Wednesday, September 14, 2011

McNair Director Cathi Eagan Retires After 34 Years of Service to IU

In August of 2011, Cathi Eagan, long-time Director of Ronald E. McNair Post-Baccalaureate Achievement Program and Assistant Dean at the University Graduate School, retired from IU, but from what we hear she will continue to be busy! The staff at the University Graduate School would like to wish her the best. Here is her story of the time spent with us and a peak into her new endeavors. 

When Cathi Eagan joined the University Graduate School staff in 1993 as an Assistant Dean, the first thing she noticed was that there weren’t a lot of programs at IU to groom undergraduates for graduate school.

Eagan at her retirement party in August 2011.
 “I became interested in finding funds,” Eagan said, “an external grant, to be able to create a program. One year I went to the CGS (Council of Graduate Schools) meeting and sat next to someone who had a McNair Grant. It was the first competition that McNair had had and she had had her program for a couple of years. It was Vicki Kirby from the University of Missouri in Columbia.”

Inspired by that conversation, Cathi arranged to go to a grant writing session in Washington D.C., spoke with a lot of the McNair programs that existed at that time, and then wrote a proposal to create a McNair Scholars program at IU. The purpose of the program would be to help prepare students from diverse backgrounds for doctoral programs.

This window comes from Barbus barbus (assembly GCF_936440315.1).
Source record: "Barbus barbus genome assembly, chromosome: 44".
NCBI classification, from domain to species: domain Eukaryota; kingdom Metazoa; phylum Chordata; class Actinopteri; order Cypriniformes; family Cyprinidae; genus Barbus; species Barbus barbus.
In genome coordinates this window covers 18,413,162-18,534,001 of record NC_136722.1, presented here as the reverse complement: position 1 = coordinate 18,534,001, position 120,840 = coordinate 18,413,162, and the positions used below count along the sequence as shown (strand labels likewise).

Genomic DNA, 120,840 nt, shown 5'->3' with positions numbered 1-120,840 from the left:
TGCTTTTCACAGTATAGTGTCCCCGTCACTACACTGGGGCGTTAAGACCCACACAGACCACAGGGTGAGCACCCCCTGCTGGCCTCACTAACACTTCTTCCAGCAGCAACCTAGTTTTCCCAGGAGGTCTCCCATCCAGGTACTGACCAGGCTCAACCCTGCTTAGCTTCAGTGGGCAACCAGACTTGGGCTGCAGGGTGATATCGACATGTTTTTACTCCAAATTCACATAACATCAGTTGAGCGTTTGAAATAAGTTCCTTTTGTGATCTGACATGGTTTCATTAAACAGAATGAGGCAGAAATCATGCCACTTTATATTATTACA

“So I took what I learned from the other McNair programs and what I knew from the Biology program (where she had worked previously on The Hughes Grant) and I wrote the grant,” Eagan said. “We were funding in 1995 and I’ve been working with the program ever since.”

“I think the strength of the program is that it’s an academic year program where we can get to know 25 undergraduate students very well—their personal, financial and academic background—and we can groom them into mini graduate students by the time they reach their senior year,” she said. “At that point, the students have had an undergraduate research experience, and they’ve had teaching training and teaching internships, so when they apply for graduate school their funding comes from either an AI or TA, or a fellowship of some type.”

“Over the years, perhaps the first eight years of the program, we had difficulty in learning how exactly we could prepare these students for graduate school so it didn’t interfere with their senior year. What we used to do was hold a lot of the workshops that we now hold in the summer in the fall—workshops to get them ready to apply to graduate programs. It was really getting in the middle of their academic work,” Eagan said.

“One day I was driving into work—and I still remember it—I thought what if we took one week in the summertime and we just compiled everything to help the students learn about fellowships, write the draft of their personal statements, get GRE training? And what if to pay for this, we had programs from around the country come and we could bring in the best and the brightest lecturers for these students—that’s how the senior summer camp was born,” she said. “It’s a very effective tool—we can prep our students in the summertime and they can have everything done so in the fall so they’re ready to submit applications for fellowships and graduate school.”